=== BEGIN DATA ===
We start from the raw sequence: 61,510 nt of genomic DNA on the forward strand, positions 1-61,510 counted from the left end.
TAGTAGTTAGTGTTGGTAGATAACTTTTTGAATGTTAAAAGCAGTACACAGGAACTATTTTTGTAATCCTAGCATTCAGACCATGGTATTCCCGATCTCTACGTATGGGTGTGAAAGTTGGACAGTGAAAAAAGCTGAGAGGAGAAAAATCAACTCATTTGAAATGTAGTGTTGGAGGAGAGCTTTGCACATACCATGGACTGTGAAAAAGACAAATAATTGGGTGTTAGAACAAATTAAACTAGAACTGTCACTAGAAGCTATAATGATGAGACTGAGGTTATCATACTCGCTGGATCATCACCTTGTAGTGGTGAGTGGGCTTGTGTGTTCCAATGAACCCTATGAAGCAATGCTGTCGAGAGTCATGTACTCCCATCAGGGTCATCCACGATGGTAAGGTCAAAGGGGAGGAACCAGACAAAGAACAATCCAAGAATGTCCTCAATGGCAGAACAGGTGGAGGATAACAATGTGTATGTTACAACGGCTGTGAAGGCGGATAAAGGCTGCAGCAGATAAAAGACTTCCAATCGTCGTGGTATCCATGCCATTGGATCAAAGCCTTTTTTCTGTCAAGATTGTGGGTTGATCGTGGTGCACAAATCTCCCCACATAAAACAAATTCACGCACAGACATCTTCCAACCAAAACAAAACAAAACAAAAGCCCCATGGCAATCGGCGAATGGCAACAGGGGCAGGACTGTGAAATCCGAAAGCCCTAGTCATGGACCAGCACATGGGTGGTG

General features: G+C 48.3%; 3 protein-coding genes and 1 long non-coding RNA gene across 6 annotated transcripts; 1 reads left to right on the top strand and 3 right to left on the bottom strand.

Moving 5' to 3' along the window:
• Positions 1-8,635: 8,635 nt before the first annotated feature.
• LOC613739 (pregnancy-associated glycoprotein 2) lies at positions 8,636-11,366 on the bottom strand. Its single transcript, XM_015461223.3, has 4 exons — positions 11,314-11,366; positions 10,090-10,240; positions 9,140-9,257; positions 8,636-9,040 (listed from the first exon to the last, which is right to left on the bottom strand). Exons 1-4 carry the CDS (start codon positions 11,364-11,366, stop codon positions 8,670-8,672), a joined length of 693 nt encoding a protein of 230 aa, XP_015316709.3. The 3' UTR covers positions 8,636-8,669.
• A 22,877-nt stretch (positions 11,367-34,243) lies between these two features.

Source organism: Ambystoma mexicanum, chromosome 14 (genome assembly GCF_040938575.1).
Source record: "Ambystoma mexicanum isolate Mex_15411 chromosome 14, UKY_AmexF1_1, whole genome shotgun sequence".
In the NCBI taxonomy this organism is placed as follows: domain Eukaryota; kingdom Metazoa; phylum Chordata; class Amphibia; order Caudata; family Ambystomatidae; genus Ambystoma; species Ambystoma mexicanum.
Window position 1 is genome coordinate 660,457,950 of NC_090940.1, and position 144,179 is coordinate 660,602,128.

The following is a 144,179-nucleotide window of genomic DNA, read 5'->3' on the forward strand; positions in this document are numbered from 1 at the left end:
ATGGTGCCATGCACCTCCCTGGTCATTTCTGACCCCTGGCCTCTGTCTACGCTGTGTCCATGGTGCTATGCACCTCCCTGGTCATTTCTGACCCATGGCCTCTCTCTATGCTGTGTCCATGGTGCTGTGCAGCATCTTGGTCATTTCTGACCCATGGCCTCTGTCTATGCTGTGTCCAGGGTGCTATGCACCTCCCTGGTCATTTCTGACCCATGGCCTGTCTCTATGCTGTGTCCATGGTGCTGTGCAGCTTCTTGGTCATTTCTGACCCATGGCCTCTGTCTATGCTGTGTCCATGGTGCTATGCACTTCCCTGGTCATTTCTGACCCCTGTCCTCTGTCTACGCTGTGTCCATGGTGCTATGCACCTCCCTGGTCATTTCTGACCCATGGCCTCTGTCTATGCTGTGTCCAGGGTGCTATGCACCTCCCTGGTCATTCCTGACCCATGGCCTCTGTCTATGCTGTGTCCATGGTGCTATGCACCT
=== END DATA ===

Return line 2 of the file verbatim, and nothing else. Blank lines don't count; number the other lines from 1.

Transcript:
TAGTAGTTAGTGTTGGTAGATAACTTTTTGAATGTTAAAAGCAGTACACAGGAACTATTTTTGTAATCCTAGCATTCAGACCATGGTATTCCCGATCTCTACGTATGGGTGTGAAAGTTGGACAGTGAAAAAAGCTGAGAGGAGAAAAATCAACTCATTTGAAATGTAGTGTTGGAGGAGAGCTTTGCACATACCATGGACTGTGAAAAAGACAAATAATTGGGTGTTAGAACAAATTAAACTAGAACTGTCACTAGAAGCTATAATGATGAGACTGAGGTTATCATACTCGCTGGATCATCACCTTGTAGTGGTGAGTGGGCTTGTGTGTTCCAATGAACCCTATGAAGCAATGCTGTCGAGAGTCATGTACTCCCATCAGGGTCATCCACGATGGTAAGGTCAAAGGGGAGGAACCAGACAAAGAACAATCCAAGAATGTCCTCAATGGCAGAACAGGTGGAGGATAACAATGTGTATGTTACAACGGCTGTGAAGGCGGATAAAGGCTGCAGCAGATAAAAGACTTCCAATCGTCGTGGTATCCATGCCATTGGATCAAAGCCTTTTTTCTGTCAAGATTGTGGGTTGATCGTGGTGCACAAATCTCCCCACATAAAACAAATTCACGCACAGACATCTTCCAACCAAAACAAAACAAAACAAAAGCCCCATGGCAATCGGCGAATGGCAACAGGGGCAGGACTGTGAAATCCGAAAGCCCTAGTCATGGACCAGCACATGGGTGGTG